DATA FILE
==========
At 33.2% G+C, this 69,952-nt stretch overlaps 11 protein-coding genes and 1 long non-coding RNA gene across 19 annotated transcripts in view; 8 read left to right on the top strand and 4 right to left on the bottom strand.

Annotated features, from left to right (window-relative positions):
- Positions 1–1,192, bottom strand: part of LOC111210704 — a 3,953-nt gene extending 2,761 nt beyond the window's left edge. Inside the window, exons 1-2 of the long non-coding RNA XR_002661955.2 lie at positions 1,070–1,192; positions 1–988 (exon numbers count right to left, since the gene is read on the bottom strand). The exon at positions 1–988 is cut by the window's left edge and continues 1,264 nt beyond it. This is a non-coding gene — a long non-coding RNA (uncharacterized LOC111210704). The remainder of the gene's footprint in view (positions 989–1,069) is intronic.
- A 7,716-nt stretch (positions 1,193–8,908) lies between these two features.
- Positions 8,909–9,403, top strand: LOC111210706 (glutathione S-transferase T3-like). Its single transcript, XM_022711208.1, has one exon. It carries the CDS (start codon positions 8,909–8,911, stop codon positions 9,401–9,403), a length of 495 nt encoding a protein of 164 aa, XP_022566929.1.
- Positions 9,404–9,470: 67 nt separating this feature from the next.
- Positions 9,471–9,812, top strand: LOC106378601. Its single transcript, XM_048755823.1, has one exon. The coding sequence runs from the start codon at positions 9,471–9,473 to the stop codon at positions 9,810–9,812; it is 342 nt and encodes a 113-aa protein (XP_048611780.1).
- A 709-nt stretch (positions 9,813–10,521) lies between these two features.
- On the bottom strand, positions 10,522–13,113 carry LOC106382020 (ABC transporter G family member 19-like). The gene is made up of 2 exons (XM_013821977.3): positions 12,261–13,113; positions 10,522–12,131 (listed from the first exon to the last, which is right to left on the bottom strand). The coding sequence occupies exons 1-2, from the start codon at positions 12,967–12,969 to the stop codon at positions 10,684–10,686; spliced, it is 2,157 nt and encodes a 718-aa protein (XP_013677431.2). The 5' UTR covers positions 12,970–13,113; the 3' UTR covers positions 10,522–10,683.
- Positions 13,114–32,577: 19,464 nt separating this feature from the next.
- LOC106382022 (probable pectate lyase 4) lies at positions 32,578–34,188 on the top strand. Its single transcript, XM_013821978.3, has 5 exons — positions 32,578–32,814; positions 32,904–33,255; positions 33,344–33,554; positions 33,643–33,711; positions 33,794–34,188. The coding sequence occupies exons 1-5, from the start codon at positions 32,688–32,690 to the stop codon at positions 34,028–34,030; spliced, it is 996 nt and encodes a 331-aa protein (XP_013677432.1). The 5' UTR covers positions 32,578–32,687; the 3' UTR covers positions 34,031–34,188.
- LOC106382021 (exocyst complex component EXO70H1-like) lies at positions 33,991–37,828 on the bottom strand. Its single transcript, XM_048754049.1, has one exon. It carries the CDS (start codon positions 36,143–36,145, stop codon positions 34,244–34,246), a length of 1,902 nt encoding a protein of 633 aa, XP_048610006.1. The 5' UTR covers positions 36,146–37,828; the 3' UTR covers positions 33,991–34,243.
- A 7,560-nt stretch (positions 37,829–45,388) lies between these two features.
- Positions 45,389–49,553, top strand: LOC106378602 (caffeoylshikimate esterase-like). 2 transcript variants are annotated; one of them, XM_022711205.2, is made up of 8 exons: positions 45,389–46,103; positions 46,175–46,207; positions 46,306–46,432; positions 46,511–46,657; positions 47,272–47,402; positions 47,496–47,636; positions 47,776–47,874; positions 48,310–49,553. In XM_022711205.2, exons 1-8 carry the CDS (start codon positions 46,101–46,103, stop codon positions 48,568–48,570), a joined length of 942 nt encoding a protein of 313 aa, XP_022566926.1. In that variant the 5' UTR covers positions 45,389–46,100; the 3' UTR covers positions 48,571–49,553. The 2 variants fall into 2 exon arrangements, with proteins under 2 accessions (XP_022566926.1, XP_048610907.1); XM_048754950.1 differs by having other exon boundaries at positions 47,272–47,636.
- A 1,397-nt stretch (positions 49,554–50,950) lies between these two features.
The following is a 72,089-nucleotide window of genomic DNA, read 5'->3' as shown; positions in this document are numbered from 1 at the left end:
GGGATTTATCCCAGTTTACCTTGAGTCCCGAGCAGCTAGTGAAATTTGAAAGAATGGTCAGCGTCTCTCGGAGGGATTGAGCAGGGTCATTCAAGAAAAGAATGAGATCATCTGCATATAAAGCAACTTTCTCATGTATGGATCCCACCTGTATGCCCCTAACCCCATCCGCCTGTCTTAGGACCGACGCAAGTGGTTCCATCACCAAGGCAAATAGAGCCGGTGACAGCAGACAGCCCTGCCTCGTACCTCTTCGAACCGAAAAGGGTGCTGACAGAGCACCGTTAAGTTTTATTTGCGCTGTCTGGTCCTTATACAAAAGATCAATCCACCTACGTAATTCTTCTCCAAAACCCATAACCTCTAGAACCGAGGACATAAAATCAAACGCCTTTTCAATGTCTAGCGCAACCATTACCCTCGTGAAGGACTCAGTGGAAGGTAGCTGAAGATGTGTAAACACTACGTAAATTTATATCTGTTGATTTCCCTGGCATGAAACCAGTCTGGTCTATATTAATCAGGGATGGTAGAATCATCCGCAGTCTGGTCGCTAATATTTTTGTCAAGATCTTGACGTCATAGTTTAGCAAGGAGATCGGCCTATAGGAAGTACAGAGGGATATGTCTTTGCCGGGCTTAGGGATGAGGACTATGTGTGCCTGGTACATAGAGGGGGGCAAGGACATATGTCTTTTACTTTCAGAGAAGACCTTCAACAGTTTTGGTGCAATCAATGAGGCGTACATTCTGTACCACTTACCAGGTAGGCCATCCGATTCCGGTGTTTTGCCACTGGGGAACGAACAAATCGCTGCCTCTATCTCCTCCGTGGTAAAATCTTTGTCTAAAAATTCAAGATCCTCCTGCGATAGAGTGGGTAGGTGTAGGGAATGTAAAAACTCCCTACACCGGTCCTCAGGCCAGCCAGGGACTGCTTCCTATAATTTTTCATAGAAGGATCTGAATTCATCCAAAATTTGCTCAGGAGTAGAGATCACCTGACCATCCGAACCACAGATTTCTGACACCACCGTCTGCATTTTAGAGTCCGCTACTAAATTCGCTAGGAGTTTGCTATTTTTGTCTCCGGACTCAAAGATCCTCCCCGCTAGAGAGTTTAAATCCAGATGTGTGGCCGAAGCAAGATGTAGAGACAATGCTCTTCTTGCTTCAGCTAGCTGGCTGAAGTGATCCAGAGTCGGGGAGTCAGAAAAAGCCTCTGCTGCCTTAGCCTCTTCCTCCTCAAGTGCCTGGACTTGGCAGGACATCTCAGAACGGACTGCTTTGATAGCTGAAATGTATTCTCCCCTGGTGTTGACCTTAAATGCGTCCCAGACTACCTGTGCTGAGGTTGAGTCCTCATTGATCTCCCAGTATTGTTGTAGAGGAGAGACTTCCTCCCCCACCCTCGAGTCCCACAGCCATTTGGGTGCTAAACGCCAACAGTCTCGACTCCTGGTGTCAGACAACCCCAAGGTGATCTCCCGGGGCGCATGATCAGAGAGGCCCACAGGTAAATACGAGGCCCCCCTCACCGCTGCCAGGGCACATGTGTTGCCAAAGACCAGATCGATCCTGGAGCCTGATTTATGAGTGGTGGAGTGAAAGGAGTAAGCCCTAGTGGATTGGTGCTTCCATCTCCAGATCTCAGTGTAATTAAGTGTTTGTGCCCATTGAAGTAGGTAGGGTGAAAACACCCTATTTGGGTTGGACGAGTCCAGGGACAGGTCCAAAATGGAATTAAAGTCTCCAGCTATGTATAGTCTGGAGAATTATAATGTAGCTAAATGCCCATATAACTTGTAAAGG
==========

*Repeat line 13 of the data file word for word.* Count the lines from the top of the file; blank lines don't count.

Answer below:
- A 7,560-nt stretch (positions 37,829–45,388) lies between these two features.